While SETI is busy searching for signals from alien civilizations, there are scientists who think we can find proof of advanced extraterrestrial life much closer to home - namely in our DNA!
The downside with leaving behind alien artefacts is that they will not survive for millions of years. A coded message hidden in our DNA, on the other hand can be saved for a very long time.
The coded message would only be discovered once the human race had the technology to read and understand it.
This unusual and thought provoking idea comes from Professor Paul Davies, from the Australian Centre for Astrobiology at Macquarie University in Sydney.
Paul Davies is not very supportive of SETI. Davies believes it is wrong to assume that extraterrestrials who may be hundreds of millions of years ahead of us technologically will have chosen to communicate by radio. There are other means of communication, he point out.
So, what future technologies might enhance the search for extraterrestrials?
"I think we need to get away from the idea of leaving this to a small and heroic band of radio astronomers and try and spread the burden across the entire scientific community. I think all the sciences can contribute, and I'll give you some examples.
It could be their machines or their probes or robots or something of that sort that they could well have come a very long time ago, and in this game you've got to think not in thousands or even millions of years, but hundreds of millions or billions of years, so it's that sort of timescale we have to think on, and the question is, would any trace remain of alien activity, say in our solar system, after-let's pluck a figure out of midair-100 million years?
If you came back in another 100 million years from now would any trace of human activity remain?
The answer is not very much, but there are some things that we could look for.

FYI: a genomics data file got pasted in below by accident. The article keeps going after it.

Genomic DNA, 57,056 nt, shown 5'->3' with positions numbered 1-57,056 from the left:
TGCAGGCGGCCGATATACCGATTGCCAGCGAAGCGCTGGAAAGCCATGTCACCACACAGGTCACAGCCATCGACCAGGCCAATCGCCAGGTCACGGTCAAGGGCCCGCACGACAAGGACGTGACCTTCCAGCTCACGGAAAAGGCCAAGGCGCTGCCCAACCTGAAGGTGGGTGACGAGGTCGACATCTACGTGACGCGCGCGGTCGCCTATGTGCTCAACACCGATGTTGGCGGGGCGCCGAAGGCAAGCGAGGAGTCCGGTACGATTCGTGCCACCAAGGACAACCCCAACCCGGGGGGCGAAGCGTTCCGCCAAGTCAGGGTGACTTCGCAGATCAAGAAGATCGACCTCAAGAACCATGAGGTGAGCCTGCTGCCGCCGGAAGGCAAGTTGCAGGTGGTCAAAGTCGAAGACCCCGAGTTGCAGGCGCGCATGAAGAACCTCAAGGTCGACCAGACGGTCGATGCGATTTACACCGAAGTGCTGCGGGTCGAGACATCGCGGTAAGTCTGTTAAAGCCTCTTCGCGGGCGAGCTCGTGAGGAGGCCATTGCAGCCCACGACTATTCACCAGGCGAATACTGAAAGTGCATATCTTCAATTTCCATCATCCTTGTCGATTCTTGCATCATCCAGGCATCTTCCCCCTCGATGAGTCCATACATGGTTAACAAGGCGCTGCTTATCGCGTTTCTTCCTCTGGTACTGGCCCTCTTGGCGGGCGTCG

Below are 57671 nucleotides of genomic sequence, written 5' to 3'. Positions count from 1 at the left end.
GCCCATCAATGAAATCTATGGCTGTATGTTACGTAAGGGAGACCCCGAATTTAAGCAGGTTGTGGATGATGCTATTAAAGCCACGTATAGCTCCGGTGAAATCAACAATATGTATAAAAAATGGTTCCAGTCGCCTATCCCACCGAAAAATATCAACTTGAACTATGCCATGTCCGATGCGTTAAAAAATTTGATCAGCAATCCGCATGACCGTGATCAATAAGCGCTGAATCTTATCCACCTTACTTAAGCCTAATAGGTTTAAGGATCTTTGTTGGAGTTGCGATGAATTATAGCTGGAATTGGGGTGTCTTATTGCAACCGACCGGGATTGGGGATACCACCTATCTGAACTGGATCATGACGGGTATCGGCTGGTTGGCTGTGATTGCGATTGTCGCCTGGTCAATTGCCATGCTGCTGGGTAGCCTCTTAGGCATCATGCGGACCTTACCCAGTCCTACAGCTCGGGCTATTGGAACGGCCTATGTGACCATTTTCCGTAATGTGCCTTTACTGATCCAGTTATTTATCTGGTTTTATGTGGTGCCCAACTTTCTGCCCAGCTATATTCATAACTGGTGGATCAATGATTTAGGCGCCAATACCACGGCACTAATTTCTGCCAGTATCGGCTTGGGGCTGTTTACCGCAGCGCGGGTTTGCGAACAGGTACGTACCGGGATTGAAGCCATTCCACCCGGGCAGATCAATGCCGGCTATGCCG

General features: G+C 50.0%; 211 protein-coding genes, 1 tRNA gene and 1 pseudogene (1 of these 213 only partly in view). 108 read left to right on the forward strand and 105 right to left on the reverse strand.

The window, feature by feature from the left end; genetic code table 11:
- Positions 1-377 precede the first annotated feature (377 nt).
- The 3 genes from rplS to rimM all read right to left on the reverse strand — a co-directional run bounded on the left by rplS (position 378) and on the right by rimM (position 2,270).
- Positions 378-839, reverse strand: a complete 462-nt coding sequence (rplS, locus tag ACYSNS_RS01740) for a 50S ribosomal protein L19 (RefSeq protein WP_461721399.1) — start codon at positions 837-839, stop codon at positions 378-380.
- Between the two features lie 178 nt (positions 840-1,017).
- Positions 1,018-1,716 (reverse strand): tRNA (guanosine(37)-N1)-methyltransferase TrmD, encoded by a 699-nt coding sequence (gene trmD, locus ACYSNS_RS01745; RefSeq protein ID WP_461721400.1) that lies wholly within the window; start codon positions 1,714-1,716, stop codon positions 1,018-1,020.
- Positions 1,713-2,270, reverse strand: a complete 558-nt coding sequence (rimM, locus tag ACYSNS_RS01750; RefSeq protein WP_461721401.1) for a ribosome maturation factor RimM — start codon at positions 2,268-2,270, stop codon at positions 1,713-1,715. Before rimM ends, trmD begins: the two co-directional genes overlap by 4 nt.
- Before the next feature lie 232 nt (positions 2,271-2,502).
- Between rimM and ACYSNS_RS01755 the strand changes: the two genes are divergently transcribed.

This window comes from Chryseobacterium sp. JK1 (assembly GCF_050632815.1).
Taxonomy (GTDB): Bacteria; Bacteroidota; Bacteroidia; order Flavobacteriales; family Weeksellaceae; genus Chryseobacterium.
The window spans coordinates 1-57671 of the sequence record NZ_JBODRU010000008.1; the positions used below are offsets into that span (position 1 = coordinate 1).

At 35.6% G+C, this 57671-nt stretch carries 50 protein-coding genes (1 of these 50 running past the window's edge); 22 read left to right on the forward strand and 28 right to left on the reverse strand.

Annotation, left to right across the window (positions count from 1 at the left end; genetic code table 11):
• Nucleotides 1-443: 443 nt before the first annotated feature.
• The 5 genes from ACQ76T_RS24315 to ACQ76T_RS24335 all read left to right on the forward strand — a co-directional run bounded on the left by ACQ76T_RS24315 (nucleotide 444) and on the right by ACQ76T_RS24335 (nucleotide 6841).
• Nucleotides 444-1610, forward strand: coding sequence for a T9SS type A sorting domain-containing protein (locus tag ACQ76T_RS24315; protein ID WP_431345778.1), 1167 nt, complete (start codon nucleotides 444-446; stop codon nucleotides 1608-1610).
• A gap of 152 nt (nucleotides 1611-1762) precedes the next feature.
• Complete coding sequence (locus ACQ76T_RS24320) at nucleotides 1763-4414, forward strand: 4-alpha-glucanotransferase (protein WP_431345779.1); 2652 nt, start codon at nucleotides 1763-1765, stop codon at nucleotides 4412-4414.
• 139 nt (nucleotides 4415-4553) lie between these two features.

If ET did pass through the solar system obviously didn't stop for 100 million years what would we find?
Well there are some things like nuclear waste. If you dumped nuclear waste that will certainly survive for that length of time. We could go look for that. Any sort of large scale mining or quarrying activities would leave scars although they might be buried beneath rock strata would still be discernible to a geologist doing a survey. We could look for that too.
And then there is one other idea that is crazy, but it's dear to my heart and this comes back to the message in the bottle concept, so up to now SETI has been involved in looking for messages that are being deliberately beamed at us and as I've explained that's pretty unlikely, but there is another type of messaging of which the beacon is an example.
It's a one way message. When you put a message in a bottle and throw it into the sea you don't think to yourself "Well, I expect a reply."
It's you don't know if anybody is ever going to find it and certainly don't know who is going to find it, so it's just sort of left to its own devices.
Perhas we must look for alien
messages in our DNA.
Well in the same way we might imagine that an alien civilization might
have put a message in a bottle for anyone who might find it
and that anyone could be us, could be human beings, so where is the
bottle and where is the message?
I'm open to suggestions. One idea I've had is that maybe the bottles
are living cells, terrestrial organisms and that the message is encoded
Viruses are continually infecting organisms on Earth and uploading their
DNA into the genomes of those organisms, so there is a well understood
for getting information into DNA. We're littered with it.
Our own genomes have got huge amounts of this junk that has climbed onboard from viruses over evolutionary history, so if viruses can to it ET can do it and it seems to me that we could in addition to scouring the skies for radio waves with a message encoded we could scour terrestrial genomes, which are being sequenced anyway, to see if there is a message from ET encoded in it. You know, it could be some striking string of nucleotide bases, the famous four letter alphabet that is the language of life, the A's, G's, C's and T's in the DNA.
It might just spell out some sort of message that would attract our attention.
Now of course this is a crazy idea.
I'm not actually suggesting that there really is a message from ET in genomes. What I'm saying is that is the type of thinking we need. Maybe it is no more crazy than expecting it to be etched into radio waves coming from the sky," Davies said.
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